Laura Carmichael is not an aristocrat, but she plays one on television: Lady Edith, the middle daughter on “Downton Abbey.”
And I’m not a psychologist, but in the same spirit, I can play one when it comes to a television character, and figure out how Lady Edith fits into some of the birth-order behavior theories. Because at long last, this may be her big moment on “Downtown Abbey,” perhaps snagging the older man she’s been angling for.
Let’s review the research, some of it soundly academic, some of it pop-culture-book-at-the-airport-gift-shop:
The other "Downton" daughters fall pretty much into birth-order stereotypes: Mary, the eldest, confident, inclined to bossiness, a leader but more traditional than not. Sybil, the youngest, the rebel, the risk-taker. Mary is the one who is most anxious to preserve Downton and its way of life; Sybil marries the Irish chauffeur, who would just as soon turn Downton into a home for aging Fenians.
Something like half of U.S. presidents and Nobel Prize winners are firstborn or only children; later-born and youngest children are likelier to throw out the old and embrace the new -- revolutionaries such as Charles Darwin, Thomas Jefferson, Harriet Tubman and Voltaire.
That leaves us with Edith, the less-lovely sister and the middle child. She’s the invisible one, the one whose own father remarked of her: "Poor old Edith. We never seem to talk about her."
It reminds me of some lines in the brilliantly written film “The Lion in Winter.” The sons of England’s King Henry II are openly scheming against him; the middle-ish one, Geoffrey, grumbles: “No one ever thinks of crown and mentions Geoff. Why is that?” He is reminded that he’s been given a dukedom and the position of chancellor, and isn’t that power enough? “It's not the power I feel deprived of,” mopes Geoffrey. “It’s the mention I miss.”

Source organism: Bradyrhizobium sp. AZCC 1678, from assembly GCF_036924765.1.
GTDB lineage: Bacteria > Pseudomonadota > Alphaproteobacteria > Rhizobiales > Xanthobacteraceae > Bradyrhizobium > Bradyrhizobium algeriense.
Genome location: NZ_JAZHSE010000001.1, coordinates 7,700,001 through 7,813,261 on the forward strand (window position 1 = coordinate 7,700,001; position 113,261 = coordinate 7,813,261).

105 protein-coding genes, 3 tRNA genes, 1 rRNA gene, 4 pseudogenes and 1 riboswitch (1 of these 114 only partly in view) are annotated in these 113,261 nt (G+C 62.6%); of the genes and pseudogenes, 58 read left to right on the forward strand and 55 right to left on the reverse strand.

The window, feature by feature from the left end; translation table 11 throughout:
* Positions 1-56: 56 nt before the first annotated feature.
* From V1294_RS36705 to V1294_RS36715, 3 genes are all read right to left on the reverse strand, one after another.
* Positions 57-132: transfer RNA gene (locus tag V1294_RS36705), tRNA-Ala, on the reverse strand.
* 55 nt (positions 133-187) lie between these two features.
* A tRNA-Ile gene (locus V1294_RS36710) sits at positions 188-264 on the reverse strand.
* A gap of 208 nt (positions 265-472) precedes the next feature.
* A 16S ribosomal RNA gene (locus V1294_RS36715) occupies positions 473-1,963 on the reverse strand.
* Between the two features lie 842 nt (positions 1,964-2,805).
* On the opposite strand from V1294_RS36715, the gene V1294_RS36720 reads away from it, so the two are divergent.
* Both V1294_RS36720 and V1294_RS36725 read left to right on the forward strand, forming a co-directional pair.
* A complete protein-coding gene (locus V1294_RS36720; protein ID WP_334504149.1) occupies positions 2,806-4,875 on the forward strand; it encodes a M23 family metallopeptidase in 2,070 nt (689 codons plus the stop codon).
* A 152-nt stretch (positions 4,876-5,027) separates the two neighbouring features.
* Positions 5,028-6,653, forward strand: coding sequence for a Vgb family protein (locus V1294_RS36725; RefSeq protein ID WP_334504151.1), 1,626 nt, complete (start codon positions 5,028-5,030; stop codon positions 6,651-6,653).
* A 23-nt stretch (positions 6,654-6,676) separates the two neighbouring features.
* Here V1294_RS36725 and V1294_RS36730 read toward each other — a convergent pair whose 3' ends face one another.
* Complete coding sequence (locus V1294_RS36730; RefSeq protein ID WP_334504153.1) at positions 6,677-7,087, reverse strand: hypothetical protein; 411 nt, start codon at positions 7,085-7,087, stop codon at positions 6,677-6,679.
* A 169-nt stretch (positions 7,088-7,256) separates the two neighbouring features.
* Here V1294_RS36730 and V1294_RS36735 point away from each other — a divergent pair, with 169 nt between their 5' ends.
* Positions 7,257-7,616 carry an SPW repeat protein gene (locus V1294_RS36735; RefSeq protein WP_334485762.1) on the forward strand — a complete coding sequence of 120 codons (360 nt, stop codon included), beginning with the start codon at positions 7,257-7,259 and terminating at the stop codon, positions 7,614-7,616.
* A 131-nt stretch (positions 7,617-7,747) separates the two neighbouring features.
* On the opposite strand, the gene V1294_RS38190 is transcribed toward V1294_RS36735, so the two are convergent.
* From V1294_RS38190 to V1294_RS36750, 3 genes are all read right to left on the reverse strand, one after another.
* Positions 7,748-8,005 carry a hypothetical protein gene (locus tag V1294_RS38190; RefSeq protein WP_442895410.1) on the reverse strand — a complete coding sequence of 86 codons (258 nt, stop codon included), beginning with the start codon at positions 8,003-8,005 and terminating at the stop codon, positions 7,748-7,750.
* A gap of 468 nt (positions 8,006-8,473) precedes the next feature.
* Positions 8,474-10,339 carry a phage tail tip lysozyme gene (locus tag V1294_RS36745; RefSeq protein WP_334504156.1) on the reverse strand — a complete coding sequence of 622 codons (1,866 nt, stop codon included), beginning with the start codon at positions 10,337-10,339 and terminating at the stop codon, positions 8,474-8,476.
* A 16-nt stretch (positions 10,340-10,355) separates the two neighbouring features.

Too bad they were separated by more than 700 years. Edith of Downton and Geoffrey of Brittany would have made a perfect couple.
Edith is a middle-child paradox. Middles are supposed to be the quiet ones, which she is, but they’re also supposed to be the agreeable ones, the peacemakers. And yet we see her jealously bringing scandal to the family by tattling on Mary’s death-dealing romp with a Turkish diplomat. We see her lovelorn, kissing a local farmer, getting taken in by a Crawley impostor, all but throwing herself at her cousin Matthew and then all but proposing to a diffident older beau.
She seems to come into her own only during World War I, when she runs a military convalescent operation at Downton, and, to the shock of her family, wins praise from a visiting general.
Middles are the most unknowable and least predictable. They’re often overshadowed by the eldest’s high-handedness and triumphs and the youngest’s charm and flamboyance.
They can be, said psychologist Kevin Lerman, resentful of all the attention the elder gets and the parental inattention that benefits a youngest child in the form of more indulgent rules. Middles, he said, tend to rely on their own resources, often outside the family that may pay them little mind.
Frank Sulloway, in his definitive academic book “Born to Rebel: Birth Order, Family Dynamics, and Creative Lives,” takes the study of birth order out of the British kingdom and into the animal kingdom, writing about sibling competition for resources and the not-unknown gruesome phenomenon of “siblicide,” which is a word I am so ready to use in case Edith decides to murder her younger sister, Sibyl.
If that turns up in a later episode of “Downton,” that means that either I’m psychic, or “Downton” creator Julian Fellowes is reading this and taking notes …
All right, Lady Edith: Lights … camera … you’re on! We’re all watching, for once.